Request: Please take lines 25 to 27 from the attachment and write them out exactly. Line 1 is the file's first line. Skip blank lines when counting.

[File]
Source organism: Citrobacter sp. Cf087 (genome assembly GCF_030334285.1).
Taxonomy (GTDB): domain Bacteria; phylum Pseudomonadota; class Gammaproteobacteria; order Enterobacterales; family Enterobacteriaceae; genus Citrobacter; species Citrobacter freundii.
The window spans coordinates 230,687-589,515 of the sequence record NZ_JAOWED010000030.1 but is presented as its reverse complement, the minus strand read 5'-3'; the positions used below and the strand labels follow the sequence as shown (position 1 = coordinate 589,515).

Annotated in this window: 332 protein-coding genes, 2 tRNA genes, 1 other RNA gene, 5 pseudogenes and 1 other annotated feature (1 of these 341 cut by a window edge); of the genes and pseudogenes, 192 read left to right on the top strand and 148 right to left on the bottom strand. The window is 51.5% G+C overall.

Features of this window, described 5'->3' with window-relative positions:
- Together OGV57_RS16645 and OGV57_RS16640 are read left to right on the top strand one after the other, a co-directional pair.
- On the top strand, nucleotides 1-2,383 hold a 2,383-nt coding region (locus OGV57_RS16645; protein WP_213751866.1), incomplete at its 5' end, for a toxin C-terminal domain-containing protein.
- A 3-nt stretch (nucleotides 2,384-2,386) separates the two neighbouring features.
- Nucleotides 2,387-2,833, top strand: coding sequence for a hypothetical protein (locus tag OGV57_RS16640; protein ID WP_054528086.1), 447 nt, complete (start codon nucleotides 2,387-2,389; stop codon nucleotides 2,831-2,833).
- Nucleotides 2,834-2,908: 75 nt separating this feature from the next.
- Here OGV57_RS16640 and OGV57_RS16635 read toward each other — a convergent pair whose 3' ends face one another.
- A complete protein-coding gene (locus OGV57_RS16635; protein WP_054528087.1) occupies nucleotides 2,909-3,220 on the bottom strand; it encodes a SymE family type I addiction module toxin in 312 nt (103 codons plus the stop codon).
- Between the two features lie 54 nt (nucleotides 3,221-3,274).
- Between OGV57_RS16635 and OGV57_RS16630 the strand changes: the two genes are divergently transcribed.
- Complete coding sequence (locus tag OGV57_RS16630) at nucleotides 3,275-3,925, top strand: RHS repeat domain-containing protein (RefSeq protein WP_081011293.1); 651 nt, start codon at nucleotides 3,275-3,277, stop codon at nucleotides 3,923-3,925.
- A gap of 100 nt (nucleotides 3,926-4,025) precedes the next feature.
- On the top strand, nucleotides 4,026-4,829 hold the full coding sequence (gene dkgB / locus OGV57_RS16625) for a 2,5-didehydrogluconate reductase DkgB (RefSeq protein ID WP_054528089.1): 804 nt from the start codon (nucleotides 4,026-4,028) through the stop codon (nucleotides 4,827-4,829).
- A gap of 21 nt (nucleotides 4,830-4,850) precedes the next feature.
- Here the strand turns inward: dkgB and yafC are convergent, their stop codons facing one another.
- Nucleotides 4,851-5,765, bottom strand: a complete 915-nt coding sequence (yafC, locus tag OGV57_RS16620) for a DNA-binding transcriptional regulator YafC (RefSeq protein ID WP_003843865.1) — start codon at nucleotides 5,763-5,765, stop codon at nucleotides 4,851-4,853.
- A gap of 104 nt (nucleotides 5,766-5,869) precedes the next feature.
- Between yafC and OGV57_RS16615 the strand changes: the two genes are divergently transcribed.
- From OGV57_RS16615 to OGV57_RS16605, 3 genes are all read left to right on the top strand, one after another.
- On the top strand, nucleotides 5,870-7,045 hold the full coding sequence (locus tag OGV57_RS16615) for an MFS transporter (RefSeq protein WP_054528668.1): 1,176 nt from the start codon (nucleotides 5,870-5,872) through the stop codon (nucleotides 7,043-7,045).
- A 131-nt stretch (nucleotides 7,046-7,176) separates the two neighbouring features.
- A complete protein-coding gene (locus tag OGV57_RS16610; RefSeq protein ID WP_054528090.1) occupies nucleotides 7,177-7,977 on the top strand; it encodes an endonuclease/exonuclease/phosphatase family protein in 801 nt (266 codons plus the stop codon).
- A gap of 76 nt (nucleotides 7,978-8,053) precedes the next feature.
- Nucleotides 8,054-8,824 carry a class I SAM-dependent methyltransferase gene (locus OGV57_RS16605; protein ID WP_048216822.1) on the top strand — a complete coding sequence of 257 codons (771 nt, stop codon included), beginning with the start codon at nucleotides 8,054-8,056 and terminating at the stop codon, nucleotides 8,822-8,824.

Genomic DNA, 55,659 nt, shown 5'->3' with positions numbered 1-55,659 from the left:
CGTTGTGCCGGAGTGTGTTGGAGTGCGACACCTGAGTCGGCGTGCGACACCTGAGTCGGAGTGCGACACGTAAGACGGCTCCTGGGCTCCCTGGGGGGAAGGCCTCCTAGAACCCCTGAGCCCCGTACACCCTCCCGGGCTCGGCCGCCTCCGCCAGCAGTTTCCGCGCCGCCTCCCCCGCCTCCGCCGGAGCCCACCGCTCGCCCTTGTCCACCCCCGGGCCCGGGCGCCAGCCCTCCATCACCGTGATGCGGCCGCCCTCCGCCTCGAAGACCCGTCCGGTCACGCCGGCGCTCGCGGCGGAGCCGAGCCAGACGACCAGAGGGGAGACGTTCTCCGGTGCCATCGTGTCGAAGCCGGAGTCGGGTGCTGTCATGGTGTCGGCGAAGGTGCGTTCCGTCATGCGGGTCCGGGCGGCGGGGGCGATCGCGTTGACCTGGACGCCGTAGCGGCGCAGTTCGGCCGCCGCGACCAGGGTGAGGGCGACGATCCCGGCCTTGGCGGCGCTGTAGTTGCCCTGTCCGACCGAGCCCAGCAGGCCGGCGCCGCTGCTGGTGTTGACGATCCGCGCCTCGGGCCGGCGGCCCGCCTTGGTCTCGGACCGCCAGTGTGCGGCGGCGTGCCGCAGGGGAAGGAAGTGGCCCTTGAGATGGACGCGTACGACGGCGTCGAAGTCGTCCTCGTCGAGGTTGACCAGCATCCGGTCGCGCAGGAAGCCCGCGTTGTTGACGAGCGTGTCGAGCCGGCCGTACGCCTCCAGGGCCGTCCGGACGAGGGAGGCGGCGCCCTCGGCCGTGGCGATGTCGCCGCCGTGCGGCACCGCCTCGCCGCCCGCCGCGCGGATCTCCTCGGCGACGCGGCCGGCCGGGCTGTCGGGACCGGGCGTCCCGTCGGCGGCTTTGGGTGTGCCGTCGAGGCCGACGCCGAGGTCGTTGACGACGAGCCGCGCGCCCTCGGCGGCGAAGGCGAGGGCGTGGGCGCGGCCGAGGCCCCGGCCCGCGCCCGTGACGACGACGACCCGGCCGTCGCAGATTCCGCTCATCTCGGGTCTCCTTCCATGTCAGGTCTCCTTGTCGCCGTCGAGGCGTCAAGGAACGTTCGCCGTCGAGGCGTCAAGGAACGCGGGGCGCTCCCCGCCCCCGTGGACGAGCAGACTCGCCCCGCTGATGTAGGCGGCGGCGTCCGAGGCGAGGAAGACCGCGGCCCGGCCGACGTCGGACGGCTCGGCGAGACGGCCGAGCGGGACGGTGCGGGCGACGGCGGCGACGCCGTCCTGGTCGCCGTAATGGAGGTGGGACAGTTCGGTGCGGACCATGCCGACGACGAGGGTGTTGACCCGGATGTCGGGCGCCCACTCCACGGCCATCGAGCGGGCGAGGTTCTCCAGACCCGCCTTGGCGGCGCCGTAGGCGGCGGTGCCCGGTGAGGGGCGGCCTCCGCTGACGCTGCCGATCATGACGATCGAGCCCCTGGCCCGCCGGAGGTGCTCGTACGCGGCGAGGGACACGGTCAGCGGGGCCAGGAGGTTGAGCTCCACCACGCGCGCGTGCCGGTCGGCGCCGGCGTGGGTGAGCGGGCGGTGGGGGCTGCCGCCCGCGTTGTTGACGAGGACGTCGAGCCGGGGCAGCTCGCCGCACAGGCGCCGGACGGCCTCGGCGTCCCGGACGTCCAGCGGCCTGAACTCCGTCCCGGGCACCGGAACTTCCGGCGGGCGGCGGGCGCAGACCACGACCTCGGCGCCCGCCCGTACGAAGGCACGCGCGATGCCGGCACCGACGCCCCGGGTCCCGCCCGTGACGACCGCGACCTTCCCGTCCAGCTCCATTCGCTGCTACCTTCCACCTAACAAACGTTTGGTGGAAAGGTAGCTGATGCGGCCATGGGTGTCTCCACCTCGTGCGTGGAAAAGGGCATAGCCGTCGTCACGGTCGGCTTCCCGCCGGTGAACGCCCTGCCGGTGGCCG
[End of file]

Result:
- A 131-nt stretch (nucleotides 7,046-7,176) separates the two neighbouring features.
- A complete protein-coding gene (locus tag OGV57_RS16610; RefSeq protein ID WP_054528090.1) occupies nucleotides 7,177-7,977 on the top strand; it encodes an endonuclease/exonuclease/phosphatase family protein in 801 nt (266 codons plus the stop codon).
- A gap of 76 nt (nucleotides 7,978-8,053) precedes the next feature.